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  • The largest unreinforced concrete dome in world is on the Pantheon.

  • It’s not a modern marvel, but rather an ancient Roman temple built almost two thousand

  • years ago.

  • So, if concrete structures from the western Roman Empire can last for thousands of years,

  • why does modern infrastructure look like this after only a couple of decades?

  • Hey I’m Grady and this is Practical Engineering.

  • In today’s episode, were taking a look at the factors that affect the design life

  • of concrete.

  • This video is sponsored by Brilliant.

  • More on that later.

  • If you haven’t seen the previous videos in this series about concrete, here’s a

  • quick synopsis.

  • Weve talked about how concrete’s made, why it often needs reinforcement, and how

  • that reinforcement can sometimes lead to deterioration.

  • Concrete reinforced with steel bars is the foundation of our modern society.

  • The reinforcement is required to give the concrete strength against tensile stress.

  • We use steel as reinforcement because of its strength, its similar thermal behavior, its

  • availability, and low cost.

  • But steel has an important weakness: it rusts.

  • Not only does this corrosion reduce the strength of the reinforcement itself, but its by-product,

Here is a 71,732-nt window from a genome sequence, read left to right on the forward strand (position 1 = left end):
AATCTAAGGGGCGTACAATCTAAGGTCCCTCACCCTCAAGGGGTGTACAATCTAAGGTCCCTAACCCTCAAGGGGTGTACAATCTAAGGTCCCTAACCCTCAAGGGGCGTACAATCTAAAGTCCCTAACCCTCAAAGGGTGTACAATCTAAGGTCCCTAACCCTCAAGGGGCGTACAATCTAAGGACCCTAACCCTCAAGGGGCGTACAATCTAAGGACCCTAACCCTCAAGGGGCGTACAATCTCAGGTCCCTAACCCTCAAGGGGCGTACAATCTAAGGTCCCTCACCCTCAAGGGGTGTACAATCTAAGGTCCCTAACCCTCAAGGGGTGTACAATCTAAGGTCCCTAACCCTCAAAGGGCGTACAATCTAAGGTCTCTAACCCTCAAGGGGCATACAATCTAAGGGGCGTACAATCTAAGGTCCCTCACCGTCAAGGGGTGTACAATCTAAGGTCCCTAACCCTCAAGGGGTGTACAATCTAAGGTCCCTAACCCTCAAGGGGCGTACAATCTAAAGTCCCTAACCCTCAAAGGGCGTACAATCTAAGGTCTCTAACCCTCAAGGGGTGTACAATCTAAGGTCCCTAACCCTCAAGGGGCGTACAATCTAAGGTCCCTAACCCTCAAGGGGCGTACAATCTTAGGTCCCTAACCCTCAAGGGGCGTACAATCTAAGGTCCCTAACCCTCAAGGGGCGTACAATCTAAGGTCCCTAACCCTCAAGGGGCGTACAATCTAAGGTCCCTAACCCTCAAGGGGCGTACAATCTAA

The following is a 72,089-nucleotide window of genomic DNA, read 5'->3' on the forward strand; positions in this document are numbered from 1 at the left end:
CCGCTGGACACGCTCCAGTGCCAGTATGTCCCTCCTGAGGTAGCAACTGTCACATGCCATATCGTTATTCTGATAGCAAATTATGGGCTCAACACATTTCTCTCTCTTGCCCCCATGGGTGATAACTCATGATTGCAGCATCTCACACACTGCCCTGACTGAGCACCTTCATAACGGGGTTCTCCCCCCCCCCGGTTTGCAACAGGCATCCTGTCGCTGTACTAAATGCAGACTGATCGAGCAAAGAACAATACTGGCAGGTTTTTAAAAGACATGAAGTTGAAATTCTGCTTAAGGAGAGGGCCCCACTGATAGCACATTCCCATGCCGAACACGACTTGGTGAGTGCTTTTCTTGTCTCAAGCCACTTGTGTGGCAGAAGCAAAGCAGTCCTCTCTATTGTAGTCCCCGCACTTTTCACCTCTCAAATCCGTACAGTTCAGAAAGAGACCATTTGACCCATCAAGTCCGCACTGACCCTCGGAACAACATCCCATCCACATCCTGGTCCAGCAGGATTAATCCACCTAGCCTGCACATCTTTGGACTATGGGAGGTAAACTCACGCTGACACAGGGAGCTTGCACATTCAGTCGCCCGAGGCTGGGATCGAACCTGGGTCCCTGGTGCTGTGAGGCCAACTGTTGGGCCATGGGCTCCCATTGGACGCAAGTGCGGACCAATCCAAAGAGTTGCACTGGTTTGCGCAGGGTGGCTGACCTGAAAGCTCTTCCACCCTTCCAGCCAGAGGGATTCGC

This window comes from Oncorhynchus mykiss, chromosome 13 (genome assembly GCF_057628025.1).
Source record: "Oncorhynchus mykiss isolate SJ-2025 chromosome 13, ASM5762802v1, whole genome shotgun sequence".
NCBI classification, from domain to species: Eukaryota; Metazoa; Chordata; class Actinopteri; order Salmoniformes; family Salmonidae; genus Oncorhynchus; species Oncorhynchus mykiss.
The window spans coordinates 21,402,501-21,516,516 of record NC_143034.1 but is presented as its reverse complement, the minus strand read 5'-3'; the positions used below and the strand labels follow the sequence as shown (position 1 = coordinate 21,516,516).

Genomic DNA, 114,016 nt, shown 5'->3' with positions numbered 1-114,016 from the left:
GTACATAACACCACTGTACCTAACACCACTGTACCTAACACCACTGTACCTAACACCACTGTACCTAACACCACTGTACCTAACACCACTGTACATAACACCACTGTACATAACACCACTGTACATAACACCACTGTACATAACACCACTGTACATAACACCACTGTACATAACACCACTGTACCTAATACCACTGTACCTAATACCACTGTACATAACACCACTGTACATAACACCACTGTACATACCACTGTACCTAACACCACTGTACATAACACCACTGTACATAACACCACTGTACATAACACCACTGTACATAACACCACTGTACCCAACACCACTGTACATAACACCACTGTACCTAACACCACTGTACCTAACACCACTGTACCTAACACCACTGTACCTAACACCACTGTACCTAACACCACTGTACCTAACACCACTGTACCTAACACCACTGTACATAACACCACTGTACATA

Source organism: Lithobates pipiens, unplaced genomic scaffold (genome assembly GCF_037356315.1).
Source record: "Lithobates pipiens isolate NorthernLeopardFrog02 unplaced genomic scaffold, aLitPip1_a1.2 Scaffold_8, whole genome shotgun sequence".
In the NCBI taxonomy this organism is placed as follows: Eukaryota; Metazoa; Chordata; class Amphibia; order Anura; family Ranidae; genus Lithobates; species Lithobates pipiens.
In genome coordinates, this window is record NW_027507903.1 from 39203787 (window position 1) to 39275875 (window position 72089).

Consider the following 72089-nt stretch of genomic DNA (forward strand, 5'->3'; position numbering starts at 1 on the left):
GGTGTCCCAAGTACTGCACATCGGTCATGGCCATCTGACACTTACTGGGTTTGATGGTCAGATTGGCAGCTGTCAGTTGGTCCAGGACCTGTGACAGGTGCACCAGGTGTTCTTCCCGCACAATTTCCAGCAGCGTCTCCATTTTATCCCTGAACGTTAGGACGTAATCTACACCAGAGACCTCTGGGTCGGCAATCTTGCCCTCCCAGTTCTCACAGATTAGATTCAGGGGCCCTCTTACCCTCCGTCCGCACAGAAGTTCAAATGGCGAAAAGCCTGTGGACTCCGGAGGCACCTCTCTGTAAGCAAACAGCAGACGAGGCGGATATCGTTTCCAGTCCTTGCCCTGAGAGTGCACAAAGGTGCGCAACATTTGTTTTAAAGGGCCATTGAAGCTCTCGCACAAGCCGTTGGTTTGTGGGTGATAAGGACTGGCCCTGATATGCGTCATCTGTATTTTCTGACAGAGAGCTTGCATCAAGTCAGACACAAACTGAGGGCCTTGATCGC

• iron oxide, expands.

  • This expansion creates stresses in the concrete that lead to cracking, spalling, and eventually

  • the complete loss of serviceability - i.e. failure.

  • In fact, corrosion of embedded steel reinforcement is the most common form of concrete deterioration.

  • But it hasn’t always been that way.

  • The Romans got around this problem in a very clever way: they didn’t put steel in their

  • concrete.

  • Simple enough, right?

  • They harnessed the power of a few clever structural engineering tricks like the arch and the dome

  • to make sure sure that their concrete was always resisting compression and never tension,

  • minimizing the need for reinforcement.

  • One of those clever tricks was just making their structures massive, and I mean that

  • literally, because the simplest way to keep concrete in compression is to put heavy stuff

  • on top of it, for example, more concrete.

  • We use this trick in the modern age as well.

  • Most large concrete dams are gravity or arch structures that rely on their own weight and

  • geometry for stability.

  • In both gravity and arch dams, the shape of the structures are carefully designed to withstand